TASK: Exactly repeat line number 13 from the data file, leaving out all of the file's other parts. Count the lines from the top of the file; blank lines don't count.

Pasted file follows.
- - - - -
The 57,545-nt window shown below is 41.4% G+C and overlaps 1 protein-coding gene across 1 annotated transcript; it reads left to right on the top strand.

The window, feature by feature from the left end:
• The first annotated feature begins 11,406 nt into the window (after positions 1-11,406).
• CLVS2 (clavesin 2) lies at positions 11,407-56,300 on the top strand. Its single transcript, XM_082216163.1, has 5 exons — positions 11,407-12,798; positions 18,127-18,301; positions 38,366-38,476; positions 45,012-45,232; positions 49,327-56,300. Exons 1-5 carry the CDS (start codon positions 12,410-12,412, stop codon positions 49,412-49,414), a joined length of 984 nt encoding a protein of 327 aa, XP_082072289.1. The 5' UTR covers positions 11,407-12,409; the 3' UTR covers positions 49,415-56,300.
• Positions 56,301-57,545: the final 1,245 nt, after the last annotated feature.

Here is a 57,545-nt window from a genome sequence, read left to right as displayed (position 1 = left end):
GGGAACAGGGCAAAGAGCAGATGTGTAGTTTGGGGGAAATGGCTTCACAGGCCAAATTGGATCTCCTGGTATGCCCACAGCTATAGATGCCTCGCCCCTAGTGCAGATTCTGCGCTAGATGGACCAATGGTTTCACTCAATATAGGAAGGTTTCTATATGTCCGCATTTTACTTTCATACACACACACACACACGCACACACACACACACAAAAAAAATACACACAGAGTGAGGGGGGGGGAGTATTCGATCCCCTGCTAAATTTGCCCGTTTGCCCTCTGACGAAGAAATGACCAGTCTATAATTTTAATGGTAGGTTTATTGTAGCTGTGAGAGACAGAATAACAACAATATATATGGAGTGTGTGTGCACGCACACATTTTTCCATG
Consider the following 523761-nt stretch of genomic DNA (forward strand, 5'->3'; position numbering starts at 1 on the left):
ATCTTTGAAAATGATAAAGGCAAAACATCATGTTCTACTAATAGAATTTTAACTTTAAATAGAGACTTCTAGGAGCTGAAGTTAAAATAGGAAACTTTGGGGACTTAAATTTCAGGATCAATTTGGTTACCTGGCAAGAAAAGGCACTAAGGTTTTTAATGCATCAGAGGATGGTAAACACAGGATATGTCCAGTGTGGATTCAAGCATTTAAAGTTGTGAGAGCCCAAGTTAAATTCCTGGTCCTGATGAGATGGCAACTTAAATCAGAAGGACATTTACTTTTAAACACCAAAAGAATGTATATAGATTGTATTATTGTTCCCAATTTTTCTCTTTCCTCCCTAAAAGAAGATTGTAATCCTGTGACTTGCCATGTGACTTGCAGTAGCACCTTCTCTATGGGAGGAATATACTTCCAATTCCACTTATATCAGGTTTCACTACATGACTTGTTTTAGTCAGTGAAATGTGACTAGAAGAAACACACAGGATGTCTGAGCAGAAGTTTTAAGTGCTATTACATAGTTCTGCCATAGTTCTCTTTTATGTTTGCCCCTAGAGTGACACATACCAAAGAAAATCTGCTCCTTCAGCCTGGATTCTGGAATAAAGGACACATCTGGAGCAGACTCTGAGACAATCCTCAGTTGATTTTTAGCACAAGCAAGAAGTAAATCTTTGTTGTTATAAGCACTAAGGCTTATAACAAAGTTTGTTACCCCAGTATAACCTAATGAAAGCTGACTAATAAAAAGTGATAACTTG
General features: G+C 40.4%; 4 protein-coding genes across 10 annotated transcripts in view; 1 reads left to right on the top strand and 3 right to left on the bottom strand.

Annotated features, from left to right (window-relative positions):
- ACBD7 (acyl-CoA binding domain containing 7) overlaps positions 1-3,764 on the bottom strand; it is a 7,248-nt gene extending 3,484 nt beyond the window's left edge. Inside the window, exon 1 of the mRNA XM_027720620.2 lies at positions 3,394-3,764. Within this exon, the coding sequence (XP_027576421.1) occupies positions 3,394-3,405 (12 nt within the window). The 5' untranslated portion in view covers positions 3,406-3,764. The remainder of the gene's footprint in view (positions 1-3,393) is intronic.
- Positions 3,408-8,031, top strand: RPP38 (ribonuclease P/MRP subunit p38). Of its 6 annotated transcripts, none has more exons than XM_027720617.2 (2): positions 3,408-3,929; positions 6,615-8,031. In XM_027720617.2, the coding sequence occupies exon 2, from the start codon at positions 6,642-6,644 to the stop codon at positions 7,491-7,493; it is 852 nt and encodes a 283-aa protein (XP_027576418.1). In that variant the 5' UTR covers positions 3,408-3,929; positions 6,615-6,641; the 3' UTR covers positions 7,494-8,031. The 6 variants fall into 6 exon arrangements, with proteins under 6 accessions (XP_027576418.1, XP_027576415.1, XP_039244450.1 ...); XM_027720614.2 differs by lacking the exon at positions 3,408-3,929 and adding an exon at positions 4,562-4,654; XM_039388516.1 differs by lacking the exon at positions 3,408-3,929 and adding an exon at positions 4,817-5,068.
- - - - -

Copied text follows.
- Positions 3,408-8,031, top strand: RPP38 (ribonuclease P/MRP subunit p38). Of its 6 annotated transcripts, none has more exons than XM_027720617.2 (2): positions 3,408-3,929; positions 6,615-8,031. In XM_027720617.2, the coding sequence occupies exon 2, from the start codon at positions 6,642-6,644 to the stop codon at positions 7,491-7,493; it is 852 nt and encodes a 283-aa protein (XP_027576418.1). In that variant the 5' UTR covers positions 3,408-3,929; positions 6,615-6,641; the 3' UTR covers positions 7,494-8,031. The 6 variants fall into 6 exon arrangements, with proteins under 6 accessions (XP_027576418.1, XP_027576415.1, XP_039244450.1 ...); XM_027720614.2 differs by lacking the exon at positions 3,408-3,929 and adding an exon at positions 4,562-4,654; XM_039388516.1 differs by lacking the exon at positions 3,408-3,929 and adding an exon at positions 4,817-5,068.